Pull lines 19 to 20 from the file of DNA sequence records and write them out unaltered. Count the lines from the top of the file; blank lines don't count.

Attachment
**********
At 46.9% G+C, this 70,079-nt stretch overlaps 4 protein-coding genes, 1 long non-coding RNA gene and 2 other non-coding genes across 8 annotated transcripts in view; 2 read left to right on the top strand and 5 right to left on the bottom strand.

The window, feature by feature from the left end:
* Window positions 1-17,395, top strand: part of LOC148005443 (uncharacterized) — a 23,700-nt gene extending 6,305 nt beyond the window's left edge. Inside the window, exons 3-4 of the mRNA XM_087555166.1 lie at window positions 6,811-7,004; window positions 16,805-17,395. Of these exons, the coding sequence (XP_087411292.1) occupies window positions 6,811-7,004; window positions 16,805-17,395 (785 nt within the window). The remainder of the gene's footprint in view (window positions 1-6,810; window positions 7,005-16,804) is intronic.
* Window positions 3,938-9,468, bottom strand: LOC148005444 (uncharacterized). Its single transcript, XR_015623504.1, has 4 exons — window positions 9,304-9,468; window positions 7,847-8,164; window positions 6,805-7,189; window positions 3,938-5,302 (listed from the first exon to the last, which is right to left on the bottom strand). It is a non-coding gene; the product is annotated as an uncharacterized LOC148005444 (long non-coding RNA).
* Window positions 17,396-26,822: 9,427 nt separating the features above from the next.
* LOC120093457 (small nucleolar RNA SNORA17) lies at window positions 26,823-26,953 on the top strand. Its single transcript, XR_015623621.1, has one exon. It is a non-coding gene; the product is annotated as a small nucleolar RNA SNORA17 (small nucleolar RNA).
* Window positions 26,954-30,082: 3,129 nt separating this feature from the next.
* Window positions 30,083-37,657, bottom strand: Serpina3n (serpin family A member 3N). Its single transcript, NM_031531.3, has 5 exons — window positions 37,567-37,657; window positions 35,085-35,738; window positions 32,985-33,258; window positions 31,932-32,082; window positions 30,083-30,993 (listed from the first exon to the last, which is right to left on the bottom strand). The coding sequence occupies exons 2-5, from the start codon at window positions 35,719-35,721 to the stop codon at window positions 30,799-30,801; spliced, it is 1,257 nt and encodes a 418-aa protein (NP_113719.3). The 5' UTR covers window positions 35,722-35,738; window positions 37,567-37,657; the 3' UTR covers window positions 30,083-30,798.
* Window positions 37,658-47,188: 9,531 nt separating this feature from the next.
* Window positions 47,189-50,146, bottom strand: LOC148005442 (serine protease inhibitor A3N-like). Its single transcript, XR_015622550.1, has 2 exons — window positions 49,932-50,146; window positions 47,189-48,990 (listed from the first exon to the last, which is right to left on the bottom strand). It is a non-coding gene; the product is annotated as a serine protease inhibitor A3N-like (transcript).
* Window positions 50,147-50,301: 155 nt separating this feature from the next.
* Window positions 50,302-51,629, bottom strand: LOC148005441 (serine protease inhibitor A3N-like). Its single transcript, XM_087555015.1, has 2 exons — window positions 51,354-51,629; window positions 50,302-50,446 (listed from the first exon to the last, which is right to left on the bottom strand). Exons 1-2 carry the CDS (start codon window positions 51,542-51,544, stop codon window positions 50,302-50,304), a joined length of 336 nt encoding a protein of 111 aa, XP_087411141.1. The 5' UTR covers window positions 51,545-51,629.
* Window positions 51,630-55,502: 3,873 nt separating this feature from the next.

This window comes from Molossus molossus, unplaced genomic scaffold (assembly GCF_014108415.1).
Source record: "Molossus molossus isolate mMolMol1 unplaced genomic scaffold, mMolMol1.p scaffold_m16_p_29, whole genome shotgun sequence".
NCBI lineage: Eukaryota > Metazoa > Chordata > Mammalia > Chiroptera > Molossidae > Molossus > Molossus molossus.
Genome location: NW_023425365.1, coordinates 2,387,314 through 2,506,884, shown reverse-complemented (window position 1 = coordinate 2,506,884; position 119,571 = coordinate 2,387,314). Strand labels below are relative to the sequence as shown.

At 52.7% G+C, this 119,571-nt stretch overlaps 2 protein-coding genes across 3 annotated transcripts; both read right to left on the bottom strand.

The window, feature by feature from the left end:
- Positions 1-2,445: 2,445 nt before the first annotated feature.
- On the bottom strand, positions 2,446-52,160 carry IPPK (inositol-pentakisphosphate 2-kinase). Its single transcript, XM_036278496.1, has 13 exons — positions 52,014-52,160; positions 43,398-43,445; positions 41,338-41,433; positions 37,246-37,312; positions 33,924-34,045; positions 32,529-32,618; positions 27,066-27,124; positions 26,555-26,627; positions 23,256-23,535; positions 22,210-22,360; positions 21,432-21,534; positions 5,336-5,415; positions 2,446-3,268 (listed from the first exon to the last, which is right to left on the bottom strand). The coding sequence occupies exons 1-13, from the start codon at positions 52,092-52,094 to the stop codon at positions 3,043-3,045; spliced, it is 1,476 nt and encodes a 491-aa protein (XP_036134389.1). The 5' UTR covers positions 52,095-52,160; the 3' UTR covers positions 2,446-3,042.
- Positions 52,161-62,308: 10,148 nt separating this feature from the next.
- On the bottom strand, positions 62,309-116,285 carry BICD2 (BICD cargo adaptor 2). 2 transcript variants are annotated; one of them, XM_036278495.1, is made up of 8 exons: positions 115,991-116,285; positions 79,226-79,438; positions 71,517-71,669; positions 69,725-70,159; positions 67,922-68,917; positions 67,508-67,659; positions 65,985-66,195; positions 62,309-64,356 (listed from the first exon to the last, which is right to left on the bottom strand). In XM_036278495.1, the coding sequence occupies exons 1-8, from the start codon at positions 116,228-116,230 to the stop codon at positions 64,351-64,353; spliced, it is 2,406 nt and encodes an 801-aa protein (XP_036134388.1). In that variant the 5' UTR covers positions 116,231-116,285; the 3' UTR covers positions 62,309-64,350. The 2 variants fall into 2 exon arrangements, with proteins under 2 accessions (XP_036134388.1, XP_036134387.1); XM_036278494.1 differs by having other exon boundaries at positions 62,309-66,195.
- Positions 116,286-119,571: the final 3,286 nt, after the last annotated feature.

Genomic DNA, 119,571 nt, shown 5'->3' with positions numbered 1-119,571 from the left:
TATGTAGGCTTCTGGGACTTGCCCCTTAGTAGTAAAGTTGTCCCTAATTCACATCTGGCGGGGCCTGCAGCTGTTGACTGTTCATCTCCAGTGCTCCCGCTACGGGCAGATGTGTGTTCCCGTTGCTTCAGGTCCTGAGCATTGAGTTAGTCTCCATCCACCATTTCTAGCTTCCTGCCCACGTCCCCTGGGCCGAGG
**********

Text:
The window, feature by feature from the left end:
- Positions 1-2,445: 2,445 nt before the first annotated feature.